Doug Plaut is a New York-based actor. You may have seen him in some of his high-profile roles on the Emmy-nominated hit Netflix show, “Unbreakable Kimmy Schmidt,” and in the film “Hurricane Bianca: From Russia With Hate.”
Doug, who was diagnosed and treated for thyroid cancer at the age of 16, now keeps up a busy New York-style schedule of auditions and acting jobs. We had an opportunity to learn more about Doug’s experience with thyroid cancer in an email interview, and how being a thyroid cancer survivor has affected Doug’s life and career.
HealthCentral (HC): What was the process of being diagnosed with thyroid cancer like for you?
Doug Plaut: I grew up as a kid with a disability. (I was born with mild cerebral palsy, nearly fully-functioning, but with a slightly mired gait that I've worked to fix as much as possible.) My parents, Reagan Republicans, were probably uncomfortable having a son as eccentric and odd as I was...and am. At around age 14, I started having problems breathing, but it was written off as my being dramatic.
Eventually, my breathing issues got worse. I was taken first to a psychiatrist...I had been taken to the psychiatrist off and on for many years, with no diagnosis. Other doctors then prescribed various drugs, but they didn’t help.
After the breathing problems became much worse, the lump in my neck was finally found. I'd had a particularly rough time at school the day it was found, so the doctor even thought my symptoms might be related to stress. They waited and watched the lump, but when it didn't go down or disappear, I had a biopsy and I learned I had thyroid cancer.
HC: What emotions did you go through when you learned you had thyroid cancer?
Doug: I was a little scared, but to be honest, I also felt triumphant that I wasn't crazy. As many thyroid patients will tell you, when enough people tell you that you are crazy, you sometimes start to believe it yourself!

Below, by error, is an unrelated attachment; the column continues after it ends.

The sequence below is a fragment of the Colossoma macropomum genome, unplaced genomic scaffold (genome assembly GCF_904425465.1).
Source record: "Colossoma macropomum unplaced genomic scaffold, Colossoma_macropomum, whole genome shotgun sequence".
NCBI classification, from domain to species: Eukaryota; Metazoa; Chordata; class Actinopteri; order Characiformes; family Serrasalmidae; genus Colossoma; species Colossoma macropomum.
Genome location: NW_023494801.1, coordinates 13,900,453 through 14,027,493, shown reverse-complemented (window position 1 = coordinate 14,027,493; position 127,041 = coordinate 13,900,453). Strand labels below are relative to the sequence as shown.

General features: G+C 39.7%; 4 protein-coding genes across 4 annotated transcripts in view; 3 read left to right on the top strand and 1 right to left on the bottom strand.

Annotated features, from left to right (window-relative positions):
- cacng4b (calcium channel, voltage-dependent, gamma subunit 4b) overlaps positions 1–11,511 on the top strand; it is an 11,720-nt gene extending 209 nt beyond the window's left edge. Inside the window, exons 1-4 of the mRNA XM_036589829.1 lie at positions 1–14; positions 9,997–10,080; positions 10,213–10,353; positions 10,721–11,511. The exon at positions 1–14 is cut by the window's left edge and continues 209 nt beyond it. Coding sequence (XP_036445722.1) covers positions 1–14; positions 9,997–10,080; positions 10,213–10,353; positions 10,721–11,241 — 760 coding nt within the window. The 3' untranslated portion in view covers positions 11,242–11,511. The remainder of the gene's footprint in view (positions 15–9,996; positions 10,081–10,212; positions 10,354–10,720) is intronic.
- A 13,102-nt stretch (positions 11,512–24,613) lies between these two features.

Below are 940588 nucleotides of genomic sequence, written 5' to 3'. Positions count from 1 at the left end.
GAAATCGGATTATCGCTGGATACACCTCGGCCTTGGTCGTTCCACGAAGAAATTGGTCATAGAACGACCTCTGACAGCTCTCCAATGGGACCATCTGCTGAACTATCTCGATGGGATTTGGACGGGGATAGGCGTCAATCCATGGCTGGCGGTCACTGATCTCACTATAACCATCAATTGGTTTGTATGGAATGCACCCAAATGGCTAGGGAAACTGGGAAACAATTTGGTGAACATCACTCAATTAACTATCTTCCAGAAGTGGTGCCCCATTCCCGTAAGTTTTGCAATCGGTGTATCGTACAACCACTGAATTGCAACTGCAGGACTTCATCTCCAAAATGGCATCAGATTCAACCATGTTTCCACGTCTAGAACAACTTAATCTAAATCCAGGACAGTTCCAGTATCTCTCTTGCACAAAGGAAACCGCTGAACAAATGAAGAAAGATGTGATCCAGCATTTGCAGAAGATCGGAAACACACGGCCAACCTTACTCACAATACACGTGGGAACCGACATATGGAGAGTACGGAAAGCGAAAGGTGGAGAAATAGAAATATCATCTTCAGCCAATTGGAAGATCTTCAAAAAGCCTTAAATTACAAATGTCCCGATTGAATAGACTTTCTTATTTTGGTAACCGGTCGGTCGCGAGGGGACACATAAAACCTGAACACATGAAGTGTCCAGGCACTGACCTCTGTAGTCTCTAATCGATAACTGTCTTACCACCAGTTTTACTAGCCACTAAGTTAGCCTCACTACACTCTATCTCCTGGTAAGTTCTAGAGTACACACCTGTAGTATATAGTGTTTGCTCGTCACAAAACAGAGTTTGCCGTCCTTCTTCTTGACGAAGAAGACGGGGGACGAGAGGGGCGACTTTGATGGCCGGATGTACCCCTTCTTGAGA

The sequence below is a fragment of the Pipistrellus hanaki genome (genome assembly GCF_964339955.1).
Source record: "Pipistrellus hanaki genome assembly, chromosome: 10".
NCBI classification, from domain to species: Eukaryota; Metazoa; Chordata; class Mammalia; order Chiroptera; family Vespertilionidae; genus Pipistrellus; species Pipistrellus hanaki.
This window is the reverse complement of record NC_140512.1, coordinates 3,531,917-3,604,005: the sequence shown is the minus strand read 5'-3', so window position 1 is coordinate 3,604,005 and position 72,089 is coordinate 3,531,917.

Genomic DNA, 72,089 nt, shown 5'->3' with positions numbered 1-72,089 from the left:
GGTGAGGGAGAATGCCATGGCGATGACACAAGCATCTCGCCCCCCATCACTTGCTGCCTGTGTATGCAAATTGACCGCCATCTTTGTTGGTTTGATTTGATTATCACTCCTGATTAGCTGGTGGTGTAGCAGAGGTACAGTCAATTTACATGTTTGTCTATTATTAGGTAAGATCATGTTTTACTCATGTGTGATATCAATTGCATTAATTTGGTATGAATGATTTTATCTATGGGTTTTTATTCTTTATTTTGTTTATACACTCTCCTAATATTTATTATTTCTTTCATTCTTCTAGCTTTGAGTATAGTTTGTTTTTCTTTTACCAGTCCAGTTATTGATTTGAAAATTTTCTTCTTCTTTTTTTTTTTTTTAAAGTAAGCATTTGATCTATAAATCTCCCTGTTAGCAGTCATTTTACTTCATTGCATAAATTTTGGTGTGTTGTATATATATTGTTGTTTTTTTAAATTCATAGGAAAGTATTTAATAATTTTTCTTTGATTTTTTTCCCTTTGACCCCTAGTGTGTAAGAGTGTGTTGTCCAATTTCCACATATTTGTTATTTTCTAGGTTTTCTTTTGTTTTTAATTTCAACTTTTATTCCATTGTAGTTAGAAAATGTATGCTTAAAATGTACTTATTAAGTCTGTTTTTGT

HC: What were your biggest frustrations or challenges when you were diagnosed, and currently?
Doug: At the time I was diagnosed, I'd always wanted to go to school for musical theater. I had a pretty good voice, and 11 hours of neck surgery partially paralyzed my vocal cord. I had to learn to speak again.
My biggest challenge now is managing my energy and remembering that how you feel has to “drive the boat” when you check in with physicians and endocrinologists. Secondary to the radiation I had, I am also at a higher risk for some other types of cancer, but knock wood, I am very healthy today.
HC: How has having a thyroid condition affected your work as an actor?
Doug: I think it has both helped and hurt.
I don't think I'd be a very good actor if I hadn’t been through the thyroid cancer and recuperation.
When I couldn't speak for a year — thank you to the incredible Linda Carroll, the best injured-voice pathologist in the world, for rehabbing me — I had to really use that time to learn about acting that didn't involve voice training. I also started exercising every day and eating a pretty meticulous diet. During that time, my physical gait from the cerebral palsy also improved.
Going though thyroid cancer also cultivated my empathy as a human. It taught me to truly listen. In the interest of honesty, I can be a talky gasbag, and I had to learn to be quiet. I had no choice. And that made me a better actor.
The biggest challenge has been managing perceptions about illness. Kathleen Turner once said she hid her rheumatoid arthritis for so long because “people don't hire people who are sick.” I was terrified of being open about it for so long.
But I think part of growing up is just saying: “Hey, this is reality. I can handle it myself, but this is what’s going on in case you have questions.” It doesn't affect my ability to work at all. Now, when people ask me about it in a work environment, I welcome it.
HC: What advice to you have to others who are struggling to live well with thyroid disease?
Doug: Know that how you feel physically has to drive the boat and be gentle and patient with yourself.
Also, know that thyroid disease is manageable, but often, the numbers don't match how you feel. Seek an endocrinologist with big ears, one who looks up from the lab results and numbers and who will dig deeper. Dr. Beatriz Olson is my endocrinologist and she is wonderful. I go 90 miles each way to see her once a year.
I'm so lucky I found that, and I'm living well today!
You can learn more about Doug Plaut on the web at http://www.dougplaut.com.
See more helpful articles:
Signs and Symptoms of Thyroid Cancer
How is Thyroid Cancer Diagnosed?
How is Thyroid Cancer Treated?